[What follows is a short excerpt from a profile of special prosecutor Robert Mueller published in today's edition of the Sunday Herald:]
In 1982, he became an assistant US attorney in Boston, investigating and prosecuting major cases that ranged from terrorist to public corruption. He then had spells as partner in law firms or in public service. In July 1990, he took over the criminal division of the US Department of Justice.
In his book Enemies: A History of the FBI, author Tim Weiner says FBI agents “instinctively liked [Mueller], despite his aristocratic demeanour ... [He] had a sharp mind, a first-rate temperament, and a high regard for well-crafted cases ... [He] was a born leader”.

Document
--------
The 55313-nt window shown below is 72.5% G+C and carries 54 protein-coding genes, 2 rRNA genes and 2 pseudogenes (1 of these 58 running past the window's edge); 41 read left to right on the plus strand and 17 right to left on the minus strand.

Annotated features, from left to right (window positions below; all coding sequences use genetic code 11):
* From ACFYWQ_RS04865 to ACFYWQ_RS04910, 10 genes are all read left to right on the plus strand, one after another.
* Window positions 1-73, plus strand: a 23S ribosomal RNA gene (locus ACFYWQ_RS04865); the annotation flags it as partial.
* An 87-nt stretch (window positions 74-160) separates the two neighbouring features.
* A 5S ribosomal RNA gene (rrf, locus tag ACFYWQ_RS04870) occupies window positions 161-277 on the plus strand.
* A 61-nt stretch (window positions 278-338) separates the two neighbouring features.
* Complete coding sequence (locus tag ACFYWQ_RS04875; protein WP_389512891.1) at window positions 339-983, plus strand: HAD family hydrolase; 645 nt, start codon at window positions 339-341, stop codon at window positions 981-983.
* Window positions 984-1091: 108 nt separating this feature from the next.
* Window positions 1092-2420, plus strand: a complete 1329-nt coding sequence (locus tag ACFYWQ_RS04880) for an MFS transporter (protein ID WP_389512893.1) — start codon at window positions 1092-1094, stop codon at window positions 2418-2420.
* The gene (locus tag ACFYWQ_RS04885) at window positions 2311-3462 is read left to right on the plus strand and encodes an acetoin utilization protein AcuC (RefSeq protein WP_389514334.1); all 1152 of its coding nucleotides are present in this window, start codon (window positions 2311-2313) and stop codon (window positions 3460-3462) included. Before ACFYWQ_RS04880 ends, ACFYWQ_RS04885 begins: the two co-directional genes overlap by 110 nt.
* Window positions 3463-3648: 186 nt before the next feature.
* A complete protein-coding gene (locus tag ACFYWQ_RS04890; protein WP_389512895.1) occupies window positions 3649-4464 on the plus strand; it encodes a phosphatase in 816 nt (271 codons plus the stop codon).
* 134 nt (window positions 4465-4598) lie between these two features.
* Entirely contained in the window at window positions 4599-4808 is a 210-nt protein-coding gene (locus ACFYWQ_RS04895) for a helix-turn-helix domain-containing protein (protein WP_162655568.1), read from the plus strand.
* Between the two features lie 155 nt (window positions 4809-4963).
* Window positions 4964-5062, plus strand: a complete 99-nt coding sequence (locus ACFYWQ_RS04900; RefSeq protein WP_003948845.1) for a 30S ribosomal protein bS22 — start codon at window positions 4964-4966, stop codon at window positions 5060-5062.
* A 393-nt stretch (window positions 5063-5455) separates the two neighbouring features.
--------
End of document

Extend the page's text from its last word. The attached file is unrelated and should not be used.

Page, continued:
One of the cases that fell to him was the investigation into the bombing of Pan Am flight 103 over Lockerbie. Weiner says that at that time, the investigation was “a mosaic of supposition and surmise ... Someone needed to take charge”. Mueller quickly put FBI Special Agent Richard Marquise, who had been involved with the case from the outset, in full charge of it now, tasking him with turning intelligence into evidence.
Intelligence began to be shared much more widely and diligently, and Abdelbaset al-Megrahi was charged and convicted.